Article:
• Should there be compensation for people who lose their home from rising sea levels?

    Have you heard about climate refugees? They’re people who are forced to relocate due to rising sea levels.

    It’s been reported that Fairbourne in North Wales will be the first community in the UK to fall to climate change - apparently there’s no compensation being offered for the loss of their homes, and there’s no clear resettlement plans.

    Compare this to the USA where, according to a New York Times article, in Nashville they’re using a combo of federal, state and local funds to offer people in danger-zones the market value for their homes. Once moved out, the city can prohibit future development on that land.

    If you were told your home was at risk of being flooded in the future, would you move (now) even if not offered help or a relocation aid?
    Should they be offered compensation and/or be bought out of their homes?
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  • Have you heard about climate refugees? They’re people who are forced to relocate due to rising sea levels.

    It’s been reported that Fairbourne in North Wales will be the first community in the UK to fall to climate change - apparently there’s no compensation being offered for the loss of their homes, and there’s no clear resettlement plans.

    Compare this to the USA where, according to a New York Times article, in Nashville they’re using a combo of federal, state and local funds to offer people in danger-zones the market value for their homes. Once moved out, the city can prohibit future development on that land.

    If you were told your home was at risk of being flooded in the future, would you move (now) even if not offered help or a relocation aid?
    Should they be offered compensation and/or be bought out of their homes?
  • Wow this is one of those dangerous topics with no correct answer. My view is no compensation should be due.
    The risk of erosion and sea levels has been known for many many years, so if you choose to live in an area where the risk is greater then surly the level of insurance cover taken out would increase. The money and resourses spent on sea defence has to be weighed up against the benefit it brings. In this article the area is built on reclaimed land so it is a foregone conclusion that at somepoint nature will take it back.indeed many believe that sea and river flood defenses actually cause greater harm than good in some areas and should be halted.
    The policy in parts of america is not to spend money on flood defenses but instead allow the land to become flood plains and use the money saved paying current market value for the property.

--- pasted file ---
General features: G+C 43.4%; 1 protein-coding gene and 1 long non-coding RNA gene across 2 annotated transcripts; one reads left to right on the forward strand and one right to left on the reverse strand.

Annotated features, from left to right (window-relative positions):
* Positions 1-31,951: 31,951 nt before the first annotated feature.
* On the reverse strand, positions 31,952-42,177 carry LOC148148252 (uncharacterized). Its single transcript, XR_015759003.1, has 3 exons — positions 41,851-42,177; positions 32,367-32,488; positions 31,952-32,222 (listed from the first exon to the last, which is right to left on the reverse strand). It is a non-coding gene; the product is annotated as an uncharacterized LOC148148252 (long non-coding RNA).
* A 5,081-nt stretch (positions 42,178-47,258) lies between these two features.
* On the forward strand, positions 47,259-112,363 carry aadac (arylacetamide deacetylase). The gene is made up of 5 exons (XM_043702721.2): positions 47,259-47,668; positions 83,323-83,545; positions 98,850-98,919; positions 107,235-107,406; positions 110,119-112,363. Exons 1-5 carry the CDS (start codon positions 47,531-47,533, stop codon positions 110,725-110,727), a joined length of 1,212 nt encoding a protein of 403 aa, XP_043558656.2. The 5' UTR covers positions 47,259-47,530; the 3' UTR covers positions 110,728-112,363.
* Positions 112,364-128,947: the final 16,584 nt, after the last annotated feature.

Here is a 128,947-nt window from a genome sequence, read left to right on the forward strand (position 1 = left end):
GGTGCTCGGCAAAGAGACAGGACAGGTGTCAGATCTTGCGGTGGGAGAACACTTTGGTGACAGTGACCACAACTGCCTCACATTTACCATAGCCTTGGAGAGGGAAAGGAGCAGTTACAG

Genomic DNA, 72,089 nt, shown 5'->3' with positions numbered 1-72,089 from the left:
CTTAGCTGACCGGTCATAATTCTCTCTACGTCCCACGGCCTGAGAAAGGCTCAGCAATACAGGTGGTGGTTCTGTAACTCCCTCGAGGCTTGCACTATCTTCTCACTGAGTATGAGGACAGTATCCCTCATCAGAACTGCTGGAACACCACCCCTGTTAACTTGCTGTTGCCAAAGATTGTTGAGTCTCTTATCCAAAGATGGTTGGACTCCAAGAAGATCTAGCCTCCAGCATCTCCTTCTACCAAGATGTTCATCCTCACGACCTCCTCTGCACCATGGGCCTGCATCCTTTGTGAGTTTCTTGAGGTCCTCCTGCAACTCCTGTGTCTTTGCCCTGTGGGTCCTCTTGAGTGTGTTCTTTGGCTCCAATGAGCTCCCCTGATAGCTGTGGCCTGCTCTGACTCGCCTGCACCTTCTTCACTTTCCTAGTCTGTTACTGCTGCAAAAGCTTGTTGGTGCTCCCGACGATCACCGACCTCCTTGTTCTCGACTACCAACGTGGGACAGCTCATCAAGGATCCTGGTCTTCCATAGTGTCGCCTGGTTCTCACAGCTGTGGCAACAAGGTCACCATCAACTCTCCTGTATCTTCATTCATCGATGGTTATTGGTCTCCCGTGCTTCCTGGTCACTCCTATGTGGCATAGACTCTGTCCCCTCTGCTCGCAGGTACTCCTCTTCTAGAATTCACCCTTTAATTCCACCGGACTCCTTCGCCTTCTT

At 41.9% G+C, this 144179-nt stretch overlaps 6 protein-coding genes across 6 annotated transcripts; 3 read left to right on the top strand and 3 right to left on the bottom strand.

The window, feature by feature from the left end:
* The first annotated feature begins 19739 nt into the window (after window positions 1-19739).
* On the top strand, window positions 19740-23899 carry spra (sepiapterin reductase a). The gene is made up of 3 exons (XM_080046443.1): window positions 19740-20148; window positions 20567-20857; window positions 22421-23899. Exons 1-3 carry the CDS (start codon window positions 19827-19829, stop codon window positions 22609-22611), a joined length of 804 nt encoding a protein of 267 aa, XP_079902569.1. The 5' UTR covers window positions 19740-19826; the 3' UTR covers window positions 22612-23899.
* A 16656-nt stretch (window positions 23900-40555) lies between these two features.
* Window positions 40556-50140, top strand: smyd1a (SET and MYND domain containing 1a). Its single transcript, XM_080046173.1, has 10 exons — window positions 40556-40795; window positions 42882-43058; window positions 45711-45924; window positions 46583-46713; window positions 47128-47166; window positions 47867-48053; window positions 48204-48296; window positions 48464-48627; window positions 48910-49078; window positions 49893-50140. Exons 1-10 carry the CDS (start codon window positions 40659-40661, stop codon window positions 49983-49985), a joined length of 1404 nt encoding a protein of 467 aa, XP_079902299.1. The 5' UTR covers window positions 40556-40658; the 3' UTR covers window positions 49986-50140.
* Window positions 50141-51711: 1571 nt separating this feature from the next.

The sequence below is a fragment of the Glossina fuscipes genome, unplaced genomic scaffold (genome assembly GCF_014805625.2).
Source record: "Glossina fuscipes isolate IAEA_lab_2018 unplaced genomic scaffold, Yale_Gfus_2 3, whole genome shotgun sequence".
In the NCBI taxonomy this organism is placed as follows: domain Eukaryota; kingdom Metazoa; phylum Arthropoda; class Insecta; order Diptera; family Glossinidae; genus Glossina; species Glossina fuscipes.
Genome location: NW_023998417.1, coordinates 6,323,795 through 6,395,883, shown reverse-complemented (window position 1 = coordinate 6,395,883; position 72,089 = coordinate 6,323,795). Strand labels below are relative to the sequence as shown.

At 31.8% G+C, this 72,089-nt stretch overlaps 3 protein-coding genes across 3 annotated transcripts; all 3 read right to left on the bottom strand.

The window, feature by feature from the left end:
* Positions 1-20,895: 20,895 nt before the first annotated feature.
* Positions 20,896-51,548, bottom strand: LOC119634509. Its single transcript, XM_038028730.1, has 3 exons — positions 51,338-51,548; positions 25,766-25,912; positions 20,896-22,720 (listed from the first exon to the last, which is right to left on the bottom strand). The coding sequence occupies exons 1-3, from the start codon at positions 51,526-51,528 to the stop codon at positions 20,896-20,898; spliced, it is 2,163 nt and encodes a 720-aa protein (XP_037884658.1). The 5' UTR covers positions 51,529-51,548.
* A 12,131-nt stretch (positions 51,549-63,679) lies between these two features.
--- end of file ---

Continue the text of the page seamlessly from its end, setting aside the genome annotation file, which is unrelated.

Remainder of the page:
Last edited by Jon1; 09-07-19 at 10:15.
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  • Wow this is one of those dangerous topics with no correct answer. My view is no compensation should be due.
    The risk of erosion and sea levels has been known for many many years, so if you choose to live in an area where the risk is greater then surly the level of insurance cover taken out would increase. The money and resourses spent on sea defence has to be weighed up against the benefit it brings. In this article the area is built on reclaimed land so it is a foregone conclusion that at somepoint nature will take it back.indeed many believe that sea and river flood defenses actually cause greater harm than good in some areas and should be halted.
    The policy in parts of america is not to spend money on flood defenses but instead allow the land to become flood plains and use the money saved paying current market value for the property.
  • Good points, I didn't know about sea/flood defences causing harm though clearly they don't always work.

    If there's no compensation, should the government provide a relocation plan? Just thinking, if they aren't going to be able to sell their houses, how would they move away
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  • Good points, I didn't know about sea/flood defences causing harm though clearly they don't always work.

    If there's no compensation, should the government provide a relocation plan? Just thinking, if they aren't going to be able to sell their houses, how would they move away
  • I'm about to totally disagree with Jon1, sorry but I'm affected by a similar situation.

    Quote Originally Posted by Nataly View Post
    If you were told your home was at risk of being flooded in the future, would you move (now) even if not offered help or a relocation aid?


    My home's been at risk of flooding for over 10 years, the local authority, in it's infinite wisdom during the late 1960s/early 1970s expanded the housing estate I live in near to a flood plain. At the time that they built these homes, and at the time that I moved here (1996) this was not an issue - however, more recently, it has become an issue, my next door neighbour, who's home is slightly nearer to the tributary of the Amman that causes the problem, had to have his back garden reinforced by a breeze block wall a few years back, as it was being eroded by the stream.